Roma beans: 'Marconi' is a variety of wide, flat Italian green beans, purchased from Italian Seed and Tool. Cultivation is the same as for any green bean. Beans are direct sown and I did two rows spacing the beans about 2 inches apart. The original tower I made out of bamboo poles for the beans to climb was quickly blown over because the soil was not deep enough to give something this heavy a good anchor. I switched to a tomato cage. The cage was definitely not tall enough and the vines spilled all over the place, but it was all I had available when the bamboo washed out. For several weeks I was able to pick enough to serve two people every other day. It slowed down after that and the vines began to show signs of disease in spite of the spraying. New branching continued to produce some beans. We had eaten our fill by that time, but it left none for the freezer.
|On planting - 6/6/08||1 month - 7/8/08||2 months - 8/5/08|
|Bean blossom||1st beans on the vine||1st harvest|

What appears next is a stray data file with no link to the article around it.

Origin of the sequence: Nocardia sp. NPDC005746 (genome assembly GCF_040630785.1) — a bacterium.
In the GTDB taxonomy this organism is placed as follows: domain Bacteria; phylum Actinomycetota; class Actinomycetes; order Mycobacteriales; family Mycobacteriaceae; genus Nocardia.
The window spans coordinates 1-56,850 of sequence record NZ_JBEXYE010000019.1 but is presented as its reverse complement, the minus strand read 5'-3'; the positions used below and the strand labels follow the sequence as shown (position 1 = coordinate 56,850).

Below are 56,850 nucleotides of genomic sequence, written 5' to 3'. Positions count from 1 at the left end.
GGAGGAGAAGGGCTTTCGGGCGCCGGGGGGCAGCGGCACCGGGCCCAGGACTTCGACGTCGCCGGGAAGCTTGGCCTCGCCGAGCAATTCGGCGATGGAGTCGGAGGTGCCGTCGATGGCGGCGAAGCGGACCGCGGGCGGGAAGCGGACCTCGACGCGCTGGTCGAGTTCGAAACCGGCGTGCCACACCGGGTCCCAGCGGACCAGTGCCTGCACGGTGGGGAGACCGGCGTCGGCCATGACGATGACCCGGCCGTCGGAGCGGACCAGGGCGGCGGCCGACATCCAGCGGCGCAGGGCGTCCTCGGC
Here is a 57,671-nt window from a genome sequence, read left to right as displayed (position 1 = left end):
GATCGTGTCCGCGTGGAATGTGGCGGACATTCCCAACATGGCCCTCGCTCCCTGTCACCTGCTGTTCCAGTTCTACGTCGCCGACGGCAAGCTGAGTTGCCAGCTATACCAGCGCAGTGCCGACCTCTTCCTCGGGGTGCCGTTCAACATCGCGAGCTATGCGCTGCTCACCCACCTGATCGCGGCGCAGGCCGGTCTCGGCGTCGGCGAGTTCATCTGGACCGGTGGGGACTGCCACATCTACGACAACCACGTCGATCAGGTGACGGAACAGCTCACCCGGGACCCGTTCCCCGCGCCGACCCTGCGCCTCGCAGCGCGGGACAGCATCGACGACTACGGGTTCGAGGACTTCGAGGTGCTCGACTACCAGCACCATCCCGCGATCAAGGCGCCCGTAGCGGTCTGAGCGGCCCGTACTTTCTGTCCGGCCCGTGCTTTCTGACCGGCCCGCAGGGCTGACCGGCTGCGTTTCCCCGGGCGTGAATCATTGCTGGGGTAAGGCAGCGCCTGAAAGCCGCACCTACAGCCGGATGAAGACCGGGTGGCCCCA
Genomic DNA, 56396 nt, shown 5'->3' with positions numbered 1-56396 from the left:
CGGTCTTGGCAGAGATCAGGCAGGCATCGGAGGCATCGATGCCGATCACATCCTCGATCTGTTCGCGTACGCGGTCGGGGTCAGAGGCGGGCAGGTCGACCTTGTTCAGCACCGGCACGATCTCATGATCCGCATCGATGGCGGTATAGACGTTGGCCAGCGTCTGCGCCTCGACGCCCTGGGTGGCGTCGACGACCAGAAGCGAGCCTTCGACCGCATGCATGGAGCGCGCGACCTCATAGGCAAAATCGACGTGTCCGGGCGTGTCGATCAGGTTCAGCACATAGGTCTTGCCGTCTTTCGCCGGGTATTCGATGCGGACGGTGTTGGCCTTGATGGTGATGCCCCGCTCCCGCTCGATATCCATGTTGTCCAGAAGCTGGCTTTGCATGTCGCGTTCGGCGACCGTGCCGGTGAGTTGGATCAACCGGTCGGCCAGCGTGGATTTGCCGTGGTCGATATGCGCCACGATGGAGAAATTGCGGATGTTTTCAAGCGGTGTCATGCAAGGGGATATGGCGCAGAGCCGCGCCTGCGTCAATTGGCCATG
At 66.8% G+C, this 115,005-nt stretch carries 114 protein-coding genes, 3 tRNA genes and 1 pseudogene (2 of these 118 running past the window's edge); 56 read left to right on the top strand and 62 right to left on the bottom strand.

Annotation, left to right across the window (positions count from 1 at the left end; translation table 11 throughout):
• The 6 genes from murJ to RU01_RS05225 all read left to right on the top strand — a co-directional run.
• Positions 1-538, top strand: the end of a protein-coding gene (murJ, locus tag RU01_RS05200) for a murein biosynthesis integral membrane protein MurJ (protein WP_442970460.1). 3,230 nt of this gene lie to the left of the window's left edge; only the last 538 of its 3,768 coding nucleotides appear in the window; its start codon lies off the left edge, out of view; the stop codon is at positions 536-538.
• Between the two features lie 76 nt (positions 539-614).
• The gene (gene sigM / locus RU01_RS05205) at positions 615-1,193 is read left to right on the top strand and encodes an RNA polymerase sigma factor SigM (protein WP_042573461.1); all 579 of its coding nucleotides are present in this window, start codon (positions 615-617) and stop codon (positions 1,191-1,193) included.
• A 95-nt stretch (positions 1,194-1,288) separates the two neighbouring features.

Experiment? Corn: There was one container left, so on a whim I picked up a pack of 'Early Choice' hybrid sweet corn seeds. I know it's possible to grow corn in containers because I've seen pictures and read about it. I grew corn in the ground years ago with mixed results. The biggest problem was always lack of pollination. If you have a block of corn 4 feet by 4 feet, the ears on the outside of the block are almost always inferior. So in a small area like this container I wasn't sure how to solve the problem. The method I used was to brush pollen from the tassel of each plant over the silks on the other plants. Maybe it would have worked if I had done more of it. Maybe the pollen needs to be shaken onto the silks. Corn is not pollinated by bees or other insects, but by the wind. More reading for me this winter. This corn was a total flop. It's sad, too, because each stalk had two or three ears with beautiful red silk... such great potential.
|Seedlings - 6/10/08||1 month - 7/8/08||2 months - 8/5/08|
|Red silk||Basket of ears||Ear with 3 pollinated kernals|
|Down on the farm|
 See my previous article 'Grow Mini Cantalope On Your Patio? Sure You Can!'
 For more information on gardening in this type of box, try the Self-Contained Box Gardens Forum here at Dave's Garden
 Super Solutions, Jerry Baker, special free issue, page 3
 See my previous article 'A Tale of Some Travelling Seeds'